Education Doctor of Philosophy in Computer Science · Northeastern University, 2007 - 2010; transfer with advisor from Georgia Tech, 2003 - 2007
♦ Adaptive Approximate State Storage (thesis research): Explicit-state model checkers use approximate (probabilistic) state storage techniques such as Bloom filters to reduce memory requirements by orders of magnitude while maintaining very high defect detection ability. My Bloom filter improvements (in highlights above) landed me an internship at JPL where I integrated them into the award-winning model checker Spin.
But the problem remained that the highest accuracy for available memory was only possible with unrealistic prior knowledge of the reachable state space size. I solved this problem with a much more advanced system for fast, approximate state storage that adapts on-the-fly to an arbitrary state space size. An information theoretic argument shows that a real user of my approach with 2m bytes of memory will be at least as accurate as, and about as fast as, an oracle with m bytes of memory.
♦ ACL2s: "The ACL2 Sedan" (assistantship research, 2005 - 2009): I am the initial developer of ACL2s, an Eclipse-based development environment for the award-winning ACL2 theorem proving system. This tool sucessfully lowered barriers to entry so that freshman students could be taught to use an industrially successful automatic theorem proving system (see 'teaching' below).

Master of Science in Computer Science · Georgia Tech · 2002 - 2003

Bachelor of Science in Computer Science · Georgia Tech · 1999 - 2002
  3.70 / 4.00 GPA, highest honors
Publications (peer-reviewed) ♦ Fast, All-Purpose State Storage. SPIN Workshop, 2009.
♦ Hacking and Extending ACL2. ACL2 Workshop, 2007.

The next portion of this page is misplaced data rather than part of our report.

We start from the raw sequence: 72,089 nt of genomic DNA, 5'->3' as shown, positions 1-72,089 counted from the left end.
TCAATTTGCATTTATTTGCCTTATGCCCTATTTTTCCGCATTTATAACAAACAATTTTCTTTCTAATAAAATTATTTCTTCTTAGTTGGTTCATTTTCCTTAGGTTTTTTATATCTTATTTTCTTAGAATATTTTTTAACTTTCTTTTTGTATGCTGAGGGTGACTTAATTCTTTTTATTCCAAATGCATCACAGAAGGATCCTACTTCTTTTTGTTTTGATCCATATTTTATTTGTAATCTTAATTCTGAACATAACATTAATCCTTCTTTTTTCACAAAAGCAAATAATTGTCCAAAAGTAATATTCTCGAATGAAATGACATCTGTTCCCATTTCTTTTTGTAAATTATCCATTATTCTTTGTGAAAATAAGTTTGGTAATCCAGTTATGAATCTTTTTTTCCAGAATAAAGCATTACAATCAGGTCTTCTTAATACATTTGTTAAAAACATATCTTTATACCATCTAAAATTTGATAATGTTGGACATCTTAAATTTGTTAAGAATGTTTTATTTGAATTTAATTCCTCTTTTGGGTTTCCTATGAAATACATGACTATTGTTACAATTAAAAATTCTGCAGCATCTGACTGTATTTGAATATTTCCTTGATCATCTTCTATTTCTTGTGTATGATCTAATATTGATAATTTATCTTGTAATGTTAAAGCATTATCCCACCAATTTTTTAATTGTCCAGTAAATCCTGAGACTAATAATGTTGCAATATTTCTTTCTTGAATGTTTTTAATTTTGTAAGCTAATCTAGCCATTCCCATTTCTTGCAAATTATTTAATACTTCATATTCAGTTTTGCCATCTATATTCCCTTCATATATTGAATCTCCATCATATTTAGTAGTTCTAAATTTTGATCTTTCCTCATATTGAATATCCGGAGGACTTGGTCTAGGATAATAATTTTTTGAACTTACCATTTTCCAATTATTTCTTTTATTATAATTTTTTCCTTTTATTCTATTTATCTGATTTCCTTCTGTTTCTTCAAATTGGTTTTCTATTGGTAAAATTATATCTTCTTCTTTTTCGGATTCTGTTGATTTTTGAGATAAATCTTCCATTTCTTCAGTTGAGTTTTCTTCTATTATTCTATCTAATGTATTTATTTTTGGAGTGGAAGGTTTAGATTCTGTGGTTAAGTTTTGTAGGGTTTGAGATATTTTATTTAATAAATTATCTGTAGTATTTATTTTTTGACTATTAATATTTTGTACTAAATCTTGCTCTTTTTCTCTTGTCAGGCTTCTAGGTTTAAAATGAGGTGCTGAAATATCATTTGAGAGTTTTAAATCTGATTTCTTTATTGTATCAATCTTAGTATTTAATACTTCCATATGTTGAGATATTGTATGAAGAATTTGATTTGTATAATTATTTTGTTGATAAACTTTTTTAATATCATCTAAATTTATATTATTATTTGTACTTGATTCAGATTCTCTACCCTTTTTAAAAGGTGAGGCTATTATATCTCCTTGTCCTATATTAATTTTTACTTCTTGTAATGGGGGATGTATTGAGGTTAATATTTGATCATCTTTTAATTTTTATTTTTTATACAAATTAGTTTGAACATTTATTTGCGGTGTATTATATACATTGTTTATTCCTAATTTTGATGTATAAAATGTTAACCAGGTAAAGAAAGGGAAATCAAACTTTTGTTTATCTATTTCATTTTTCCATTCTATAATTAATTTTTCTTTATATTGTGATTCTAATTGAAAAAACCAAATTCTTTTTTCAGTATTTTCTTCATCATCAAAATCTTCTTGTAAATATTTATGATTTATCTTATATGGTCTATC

♦ ACL2s: "The ACL2 Sedan". Workshop on User Interfaces for Theorem Proving (UITP), 2006.
(Another version was a demo at ICSE 2007.)
♦ Bloom Filters in Probabilistic Verification. Conference on Formal Methods in Computer-Aided Design (FMCAD), 2004.
♦ Fast and Accurate Bitstate Verification for SPIN. SPIN Workshop, 2004.
Coauthors: Panagiotis Manolios, Matt Kaufmann (Erdős number of 2), J Moore, and Daron Vroon.
Internships NASA Ames Research Center · Robust Software Engineering group · Summer 2006
♦ Revamped state storage for Java PathFinder, among other contributions to the tool. Worked under Willem Visser, Corina Pasareanu, and Peter Mehlitz

NASA/Caltech Jet Propulsion Laboratory · Laboratory for Reliable Software · Summer 2004
♦ Enhancements to state storage for Spin model checker, under Gerard Holzmann and Rajeev Joshi
Teaching Instructor for CS U290: Logic and Computation · Northeastern University · Fall 2008
Taught a relatively new class introducing college freshmen to logic through the ACL2 programming language, logic and theorem prover, using my ACL2s development environment. I developed all lectures, assignments, and tests.

Instructor in Math/CS · Georgia Governor's Honors Program · Summers 2005 & 2007
Taught summer enrichment courses for enthusiastic high school students. Based on my own curricula, courses included Cryptography, Logic, Theory of Computation, Functional Programming, and Introductory Programming.

Teaching assistant · Georgia Tech and Northeastern University · 2000 - 2003, 2008
References Eric Lippert, Tom Hildebrandt, Peter Henriksen
U.S. Citizen